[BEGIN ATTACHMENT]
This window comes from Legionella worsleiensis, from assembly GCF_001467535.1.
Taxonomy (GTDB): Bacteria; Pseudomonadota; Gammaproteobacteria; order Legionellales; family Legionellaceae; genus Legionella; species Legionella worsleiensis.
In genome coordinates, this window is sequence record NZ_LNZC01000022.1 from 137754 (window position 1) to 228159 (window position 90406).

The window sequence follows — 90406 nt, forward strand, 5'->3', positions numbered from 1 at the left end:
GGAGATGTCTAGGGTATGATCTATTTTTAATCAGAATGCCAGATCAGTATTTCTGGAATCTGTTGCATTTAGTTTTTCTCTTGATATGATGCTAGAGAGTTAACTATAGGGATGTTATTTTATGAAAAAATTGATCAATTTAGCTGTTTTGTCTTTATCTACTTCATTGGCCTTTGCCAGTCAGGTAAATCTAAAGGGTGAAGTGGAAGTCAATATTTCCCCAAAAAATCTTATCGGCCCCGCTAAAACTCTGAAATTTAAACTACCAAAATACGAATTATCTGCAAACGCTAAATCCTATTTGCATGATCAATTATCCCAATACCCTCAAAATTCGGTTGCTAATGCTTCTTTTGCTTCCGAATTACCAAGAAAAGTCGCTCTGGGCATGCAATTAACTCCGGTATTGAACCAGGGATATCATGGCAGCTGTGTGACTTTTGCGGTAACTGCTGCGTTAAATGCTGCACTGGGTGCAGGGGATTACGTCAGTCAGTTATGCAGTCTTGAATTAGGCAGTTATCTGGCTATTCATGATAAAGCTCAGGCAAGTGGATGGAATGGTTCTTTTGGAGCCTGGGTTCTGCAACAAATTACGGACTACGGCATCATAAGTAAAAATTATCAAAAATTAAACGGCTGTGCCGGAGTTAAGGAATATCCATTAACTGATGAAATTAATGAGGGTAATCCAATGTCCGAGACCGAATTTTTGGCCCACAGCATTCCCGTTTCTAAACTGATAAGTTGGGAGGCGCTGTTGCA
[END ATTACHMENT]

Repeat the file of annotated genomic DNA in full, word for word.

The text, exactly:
This window comes from Legionella worsleiensis, from assembly GCF_001467535.1.
Taxonomy (GTDB): Bacteria; Pseudomonadota; Gammaproteobacteria; order Legionellales; family Legionellaceae; genus Legionella; species Legionella worsleiensis.
In genome coordinates, this window is sequence record NZ_LNZC01000022.1 from 137754 (window position 1) to 228159 (window position 90406).

The window sequence follows — 90406 nt, forward strand, 5'->3', positions numbered from 1 at the left end:
GGAGATGTCTAGGGTATGATCTATTTTTAATCAGAATGCCAGATCAGTATTTCTGGAATCTGTTGCATTTAGTTTTTCTCTTGATATGATGCTAGAGAGTTAACTATAGGGATGTTATTTTATGAAAAAATTGATCAATTTAGCTGTTTTGTCTTTATCTACTTCATTGGCCTTTGCCAGTCAGGTAAATCTAAAGGGTGAAGTGGAAGTCAATATTTCCCCAAAAAATCTTATCGGCCCCGCTAAAACTCTGAAATTTAAACTACCAAAATACGAATTATCTGCAAACGCTAAATCCTATTTGCATGATCAATTATCCCAATACCCTCAAAATTCGGTTGCTAATGCTTCTTTTGCTTCCGAATTACCAAGAAAAGTCGCTCTGGGCATGCAATTAACTCCGGTATTGAACCAGGGATATCATGGCAGCTGTGTGACTTTTGCGGTAACTGCTGCGTTAAATGCTGCACTGGGTGCAGGGGATTACGTCAGTCAGTTATGCAGTCTTGAATTAGGCAGTTATCTGGCTATTCATGATAAAGCTCAGGCAAGTGGATGGAATGGTTCTTTTGGAGCCTGGGTTCTGCAACAAATTACGGACTACGGCATCATAAGTAAAAATTATCAAAAATTAAACGGCTGTGCCGGAGTTAAGGAATATCCATTAACTGATGAAATTAATGAGGGTAATCCAATGTCCGAGACCGAATTTTTGGCCCACAGCATTCCCGTTTCTAAACTGATAAGTTGGGAGGCGCTGTTGCA